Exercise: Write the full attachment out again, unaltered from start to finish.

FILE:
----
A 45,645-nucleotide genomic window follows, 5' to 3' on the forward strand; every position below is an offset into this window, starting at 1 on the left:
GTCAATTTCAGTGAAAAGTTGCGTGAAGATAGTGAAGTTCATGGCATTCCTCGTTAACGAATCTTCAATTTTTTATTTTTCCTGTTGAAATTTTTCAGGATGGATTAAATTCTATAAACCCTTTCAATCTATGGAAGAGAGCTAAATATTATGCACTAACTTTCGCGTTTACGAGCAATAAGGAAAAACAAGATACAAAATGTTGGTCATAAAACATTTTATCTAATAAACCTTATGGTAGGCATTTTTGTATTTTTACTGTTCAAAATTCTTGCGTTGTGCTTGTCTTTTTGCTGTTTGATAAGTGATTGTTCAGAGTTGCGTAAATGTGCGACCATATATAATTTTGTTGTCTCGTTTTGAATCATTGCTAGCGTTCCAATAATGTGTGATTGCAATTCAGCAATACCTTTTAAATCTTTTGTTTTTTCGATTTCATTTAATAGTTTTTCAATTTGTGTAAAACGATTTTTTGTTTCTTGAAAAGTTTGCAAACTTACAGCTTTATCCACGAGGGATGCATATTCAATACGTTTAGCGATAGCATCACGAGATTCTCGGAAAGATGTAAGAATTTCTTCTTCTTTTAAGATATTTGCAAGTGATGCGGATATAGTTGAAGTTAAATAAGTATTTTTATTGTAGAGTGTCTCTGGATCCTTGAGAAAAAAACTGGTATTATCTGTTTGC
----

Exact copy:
A 45,645-nucleotide genomic window follows, 5' to 3' on the forward strand; every position below is an offset into this window, starting at 1 on the left:
GTCAATTTCAGTGAAAAGTTGCGTGAAGATAGTGAAGTTCATGGCATTCCTCGTTAACGAATCTTCAATTTTTTATTTTTCCTGTTGAAATTTTTCAGGATGGATTAAATTCTATAAACCCTTTCAATCTATGGAAGAGAGCTAAATATTATGCACTAACTTTCGCGTTTACGAGCAATAAGGAAAAACAAGATACAAAATGTTGGTCATAAAACATTTTATCTAATAAACCTTATGGTAGGCATTTTTGTATTTTTACTGTTCAAAATTCTTGCGTTGTGCTTGTCTTTTTGCTGTTTGATAAGTGATTGTTCAGAGTTGCGTAAATGTGCGACCATATATAATTTTGTTGTCTCGTTTTGAATCATTGCTAGCGTTCCAATAATGTGTGATTGCAATTCAGCAATACCTTTTAAATCTTTTGTTTTTTCGATTTCATTTAATAGTTTTTCAATTTGTGTAAAACGATTTTTTGTTTCTTGAAAAGTTTGCAAACTTACAGCTTTATCCACGAGGGATGCATATTCAATACGTTTAGCGATAGCATCACGAGATTCTCGGAAAGATGTAAGAATTTCTTCTTCTTTTAAGATATTTGCAAGTGATGCGGATATAGTTGAAGTTAAATAAGTATTTTTATTGTAGAGTGTCTCTGGATCCTTGAGAAAAAAACTGGTATTATCTGTTTGC